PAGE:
Lululemon Warns Against Omicron Variant

·3 min read

Lululemon Athletica is feeling the effects of Omicron.

On Monday, the Vancouver, B.C.-based athletic apparel and accessories retailer revised its current quarter guidance to reflect ongoing constraints caused by the pandemic and new Omicron variant.

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For the fourth quarter, the company is now anticipating net revenues will be on the low end of its previous-stated range of $2.12 billion and $2.16 billion. Diluted earnings per share and adjusted diluted earnings per share are also expected to be on the low end of the company’s ranges of $3.24 to $3.31 and $3.25 to $3.32 each, respectively. Shares fell 7.5 percent at the start of Monday’s session, as a result, ultimately closing down 1.91 percent to $348.43 apiece.

“We are closing out a strong 2021 in the coming weeks and we’re pleased with how Lululemon has delivered over the course of the year,” Lululemon’s chief executive officer Calvin McDonald said in a statement. “We started the holiday season in a strong position, but have since experienced several consequences of the Omicron variant, including increased capacity constraints, more limited staff availability and reduced operating hours in certain locations. I am proud of how our teams continue to deliver for our guests and we are excited about what the future holds for Lululemon.”

Lululemon’s at-home fitness center Mirror offers live and on-demand fitness sessions, as well as one-on-one training sessions. - Credit: Courtesy Photo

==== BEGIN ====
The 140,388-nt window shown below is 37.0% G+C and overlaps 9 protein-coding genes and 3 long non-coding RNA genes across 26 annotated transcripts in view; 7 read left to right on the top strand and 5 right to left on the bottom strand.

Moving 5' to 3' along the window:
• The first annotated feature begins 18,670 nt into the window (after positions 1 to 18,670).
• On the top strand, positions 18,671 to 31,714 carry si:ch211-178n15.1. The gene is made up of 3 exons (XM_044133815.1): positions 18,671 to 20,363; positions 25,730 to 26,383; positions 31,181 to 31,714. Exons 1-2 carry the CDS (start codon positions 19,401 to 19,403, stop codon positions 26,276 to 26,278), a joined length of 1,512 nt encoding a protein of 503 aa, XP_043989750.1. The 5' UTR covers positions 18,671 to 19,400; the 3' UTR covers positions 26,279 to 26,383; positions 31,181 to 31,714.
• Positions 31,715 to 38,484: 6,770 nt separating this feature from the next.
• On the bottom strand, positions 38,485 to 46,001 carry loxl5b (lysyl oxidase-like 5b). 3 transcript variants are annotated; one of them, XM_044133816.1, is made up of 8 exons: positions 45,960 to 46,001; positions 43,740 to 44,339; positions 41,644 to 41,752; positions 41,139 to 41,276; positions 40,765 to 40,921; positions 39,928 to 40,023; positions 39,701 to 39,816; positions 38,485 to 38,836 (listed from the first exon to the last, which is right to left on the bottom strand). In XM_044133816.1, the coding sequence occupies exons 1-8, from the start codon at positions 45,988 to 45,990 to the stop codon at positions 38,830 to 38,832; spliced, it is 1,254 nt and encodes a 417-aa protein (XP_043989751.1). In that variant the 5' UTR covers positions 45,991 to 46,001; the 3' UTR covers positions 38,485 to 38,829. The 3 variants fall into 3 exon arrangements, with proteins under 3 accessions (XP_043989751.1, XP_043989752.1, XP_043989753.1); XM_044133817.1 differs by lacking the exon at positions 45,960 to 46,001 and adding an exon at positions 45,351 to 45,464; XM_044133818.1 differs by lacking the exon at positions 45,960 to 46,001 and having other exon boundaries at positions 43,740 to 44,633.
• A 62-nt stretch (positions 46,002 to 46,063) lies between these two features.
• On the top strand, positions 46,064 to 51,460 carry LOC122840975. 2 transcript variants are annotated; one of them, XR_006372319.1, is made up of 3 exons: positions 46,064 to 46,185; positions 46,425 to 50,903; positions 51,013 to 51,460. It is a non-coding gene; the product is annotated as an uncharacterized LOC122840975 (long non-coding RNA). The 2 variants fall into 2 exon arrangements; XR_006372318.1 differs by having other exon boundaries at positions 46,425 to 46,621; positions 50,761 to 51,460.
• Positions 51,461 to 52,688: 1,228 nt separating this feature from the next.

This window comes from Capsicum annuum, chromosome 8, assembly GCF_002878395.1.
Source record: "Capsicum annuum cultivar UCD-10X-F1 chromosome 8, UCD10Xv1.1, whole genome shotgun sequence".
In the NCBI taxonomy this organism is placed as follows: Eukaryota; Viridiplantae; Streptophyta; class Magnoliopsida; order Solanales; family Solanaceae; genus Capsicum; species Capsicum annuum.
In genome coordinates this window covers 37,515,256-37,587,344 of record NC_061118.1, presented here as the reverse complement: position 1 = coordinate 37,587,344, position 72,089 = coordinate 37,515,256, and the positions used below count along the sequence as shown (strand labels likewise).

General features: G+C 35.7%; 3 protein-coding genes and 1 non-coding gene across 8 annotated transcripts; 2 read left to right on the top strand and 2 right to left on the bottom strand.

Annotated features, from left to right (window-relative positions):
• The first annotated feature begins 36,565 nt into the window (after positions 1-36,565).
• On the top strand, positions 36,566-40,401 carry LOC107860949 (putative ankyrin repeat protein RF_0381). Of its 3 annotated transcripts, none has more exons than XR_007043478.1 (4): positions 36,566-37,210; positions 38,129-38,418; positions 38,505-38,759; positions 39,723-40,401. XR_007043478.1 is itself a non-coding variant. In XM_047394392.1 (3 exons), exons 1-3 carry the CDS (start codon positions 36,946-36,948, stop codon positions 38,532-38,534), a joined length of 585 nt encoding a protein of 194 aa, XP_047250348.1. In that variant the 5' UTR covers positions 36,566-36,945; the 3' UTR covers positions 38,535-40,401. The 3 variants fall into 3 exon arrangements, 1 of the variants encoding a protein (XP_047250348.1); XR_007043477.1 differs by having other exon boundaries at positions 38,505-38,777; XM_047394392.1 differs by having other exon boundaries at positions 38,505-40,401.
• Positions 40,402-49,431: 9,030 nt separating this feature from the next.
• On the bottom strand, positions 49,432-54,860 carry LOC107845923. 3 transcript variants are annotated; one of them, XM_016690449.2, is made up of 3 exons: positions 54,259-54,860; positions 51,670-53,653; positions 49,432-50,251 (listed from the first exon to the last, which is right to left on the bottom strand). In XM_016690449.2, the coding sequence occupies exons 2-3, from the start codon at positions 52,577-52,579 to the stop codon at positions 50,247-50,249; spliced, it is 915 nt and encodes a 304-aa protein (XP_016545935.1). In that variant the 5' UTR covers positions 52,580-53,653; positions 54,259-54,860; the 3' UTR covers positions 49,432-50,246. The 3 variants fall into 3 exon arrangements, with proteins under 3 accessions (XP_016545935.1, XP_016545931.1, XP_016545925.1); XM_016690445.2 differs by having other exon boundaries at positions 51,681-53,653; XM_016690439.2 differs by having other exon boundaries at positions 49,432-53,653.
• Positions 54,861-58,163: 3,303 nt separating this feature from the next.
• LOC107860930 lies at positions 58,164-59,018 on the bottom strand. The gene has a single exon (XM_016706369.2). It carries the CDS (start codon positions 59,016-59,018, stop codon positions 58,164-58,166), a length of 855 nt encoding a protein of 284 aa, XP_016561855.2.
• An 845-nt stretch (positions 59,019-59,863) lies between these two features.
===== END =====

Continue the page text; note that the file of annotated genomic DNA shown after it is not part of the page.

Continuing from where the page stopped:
Lululemon’s at-home fitness center Mirror offers live and on-demand fitness sessions, as well as one-on-one training sessions. - Credit: Courtesy Photo

Courtesy Photo

The lowered guidance is Lululemon’s second during the recent holiday shopping season. In December, the company reduced its expectations for Mirror — the at-home fitness system it purchased for $500 million in 2020 — citing supply chain headwinds and increased competition in the at-home fitness space at the time.

The company now anticipates revenues for Mirror, which most recently expanded in Canada and represents about 3 percent of Lululemon’s total annual revenues, to be in the range of $125 million to $130 million for the year, down from previous estimates of $150 million. (Lululemon recently named Amazon alum Michael Aragon as Mirror’s next chief executive officer, set to take charge on Jan. 17.)

Lululemon also remains embroiled in copyright and trademark issues with both Peloton and Nike.

Meanwhile, executives on December’s conference call praised Lululemon’s continued strength, despite industry-wide supply chain headwinds that have caused some competitors to trim store hours and even temporarily close select locations.

McDonald acknowledged additional air freight expenses and last summer’s factory closures in Vietnam, but said inventory was actually up 22 percent in the most recent quarter, compared with 2020 and pointed out that Thanksgiving Day was Lululemon’s highest volume e-commerce day ever. The company said at the time that it was able to hire roughly 7,000 new associates in the lead-up to the holidays, despite the current tight labor market.

“Our teams continue to execute at a high level, which has enabled our strong third-quarter performance and the upward revision to our guidance,” Meghan Frank, Lululemon’s chief financial officer, said at the time. “We are pleased with these results given the ongoing, industry-wide supply chain issues we continue to navigate. While there are several large-volume weeks ahead of us, we feel well positioned for a strong end to 2021.”

For the full 2021 fiscal year, Lululemon expects net revenues to be in the range of $6.25 billion to $6.29 billion, with diluted earnings per share in the range of $7.38 to $7.45 for the year.

Shares of Lululemon are down 2.38 percent, year-over-year.

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